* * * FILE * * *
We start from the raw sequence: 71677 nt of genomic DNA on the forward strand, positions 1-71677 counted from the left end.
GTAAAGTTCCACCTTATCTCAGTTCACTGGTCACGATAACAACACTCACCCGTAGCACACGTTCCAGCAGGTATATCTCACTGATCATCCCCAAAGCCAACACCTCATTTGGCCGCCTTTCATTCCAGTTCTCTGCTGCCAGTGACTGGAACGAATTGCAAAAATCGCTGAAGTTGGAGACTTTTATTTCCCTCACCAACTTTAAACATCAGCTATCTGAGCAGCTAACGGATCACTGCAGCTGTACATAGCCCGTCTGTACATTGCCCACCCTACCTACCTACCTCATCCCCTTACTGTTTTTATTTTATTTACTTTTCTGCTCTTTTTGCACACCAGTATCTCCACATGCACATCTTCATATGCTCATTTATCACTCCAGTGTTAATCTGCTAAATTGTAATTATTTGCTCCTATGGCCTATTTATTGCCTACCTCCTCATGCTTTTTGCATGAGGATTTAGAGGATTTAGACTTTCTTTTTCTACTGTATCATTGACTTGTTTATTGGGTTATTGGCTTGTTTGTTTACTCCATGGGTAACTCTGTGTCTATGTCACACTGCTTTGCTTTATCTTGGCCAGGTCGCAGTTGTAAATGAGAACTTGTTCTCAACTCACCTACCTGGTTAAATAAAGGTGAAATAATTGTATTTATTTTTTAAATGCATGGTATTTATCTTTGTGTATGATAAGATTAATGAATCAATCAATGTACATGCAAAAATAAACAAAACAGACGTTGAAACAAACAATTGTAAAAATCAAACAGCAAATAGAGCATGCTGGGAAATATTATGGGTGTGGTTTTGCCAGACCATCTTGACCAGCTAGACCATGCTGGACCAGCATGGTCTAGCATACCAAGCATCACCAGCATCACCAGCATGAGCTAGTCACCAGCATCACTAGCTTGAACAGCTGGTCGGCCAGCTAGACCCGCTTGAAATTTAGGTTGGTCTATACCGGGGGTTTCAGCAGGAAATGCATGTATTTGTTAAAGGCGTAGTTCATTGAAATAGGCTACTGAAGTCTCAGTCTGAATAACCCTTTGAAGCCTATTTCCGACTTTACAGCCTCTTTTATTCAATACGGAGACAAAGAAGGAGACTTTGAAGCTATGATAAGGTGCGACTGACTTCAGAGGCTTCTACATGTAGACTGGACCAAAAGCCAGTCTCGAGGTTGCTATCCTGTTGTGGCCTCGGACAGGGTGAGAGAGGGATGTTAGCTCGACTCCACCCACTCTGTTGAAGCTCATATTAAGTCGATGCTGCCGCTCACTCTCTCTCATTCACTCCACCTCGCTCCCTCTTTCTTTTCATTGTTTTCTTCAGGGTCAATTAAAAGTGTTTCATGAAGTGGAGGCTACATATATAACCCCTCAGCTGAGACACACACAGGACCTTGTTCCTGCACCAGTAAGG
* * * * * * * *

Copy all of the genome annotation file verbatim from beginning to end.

We start from the raw sequence: 71677 nt of genomic DNA on the forward strand, positions 1-71677 counted from the left end.
GTAAAGTTCCACCTTATCTCAGTTCACTGGTCACGATAACAACACTCACCCGTAGCACACGTTCCAGCAGGTATATCTCACTGATCATCCCCAAAGCCAACACCTCATTTGGCCGCCTTTCATTCCAGTTCTCTGCTGCCAGTGACTGGAACGAATTGCAAAAATCGCTGAAGTTGGAGACTTTTATTTCCCTCACCAACTTTAAACATCAGCTATCTGAGCAGCTAACGGATCACTGCAGCTGTACATAGCCCGTCTGTACATTGCCCACCCTACCTACCTACCTCATCCCCTTACTGTTTTTATTTTATTTACTTTTCTGCTCTTTTTGCACACCAGTATCTCCACATGCACATCTTCATATGCTCATTTATCACTCCAGTGTTAATCTGCTAAATTGTAATTATTTGCTCCTATGGCCTATTTATTGCCTACCTCCTCATGCTTTTTGCATGAGGATTTAGAGGATTTAGACTTTCTTTTTCTACTGTATCATTGACTTGTTTATTGGGTTATTGGCTTGTTTGTTTACTCCATGGGTAACTCTGTGTCTATGTCACACTGCTTTGCTTTATCTTGGCCAGGTCGCAGTTGTAAATGAGAACTTGTTCTCAACTCACCTACCTGGTTAAATAAAGGTGAAATAATTGTATTTATTTTTTAAATGCATGGTATTTATCTTTGTGTATGATAAGATTAATGAATCAATCAATGTACATGCAAAAATAAACAAAACAGACGTTGAAACAAACAATTGTAAAAATCAAACAGCAAATAGAGCATGCTGGGAAATATTATGGGTGTGGTTTTGCCAGACCATCTTGACCAGCTAGACCATGCTGGACCAGCATGGTCTAGCATACCAAGCATCACCAGCATCACCAGCATGAGCTAGTCACCAGCATCACTAGCTTGAACAGCTGGTCGGCCAGCTAGACCCGCTTGAAATTTAGGTTGGTCTATACCGGGGGTTTCAGCAGGAAATGCATGTATTTGTTAAAGGCGTAGTTCATTGAAATAGGCTACTGAAGTCTCAGTCTGAATAACCCTTTGAAGCCTATTTCCGACTTTACAGCCTCTTTTATTCAATACGGAGACAAAGAAGGAGACTTTGAAGCTATGATAAGGTGCGACTGACTTCAGAGGCTTCTACATGTAGACTGGACCAAAAGCCAGTCTCGAGGTTGCTATCCTGTTGTGGCCTCGGACAGGGTGAGAGAGGGATGTTAGCTCGACTCCACCCACTCTGTTGAAGCTCATATTAAGTCGATGCTGCCGCTCACTCTCTCTCATTCACTCCACCTCGCTCCCTCTTTCTTTTCATTGTTTTCTTCAGGGTCAATTAAAAGTGTTTCATGAAGTGGAGGCTACATATATAACCCCTCAGCTGAGACACACACAGGACCTTGTTCCTGCACCAGTAAGG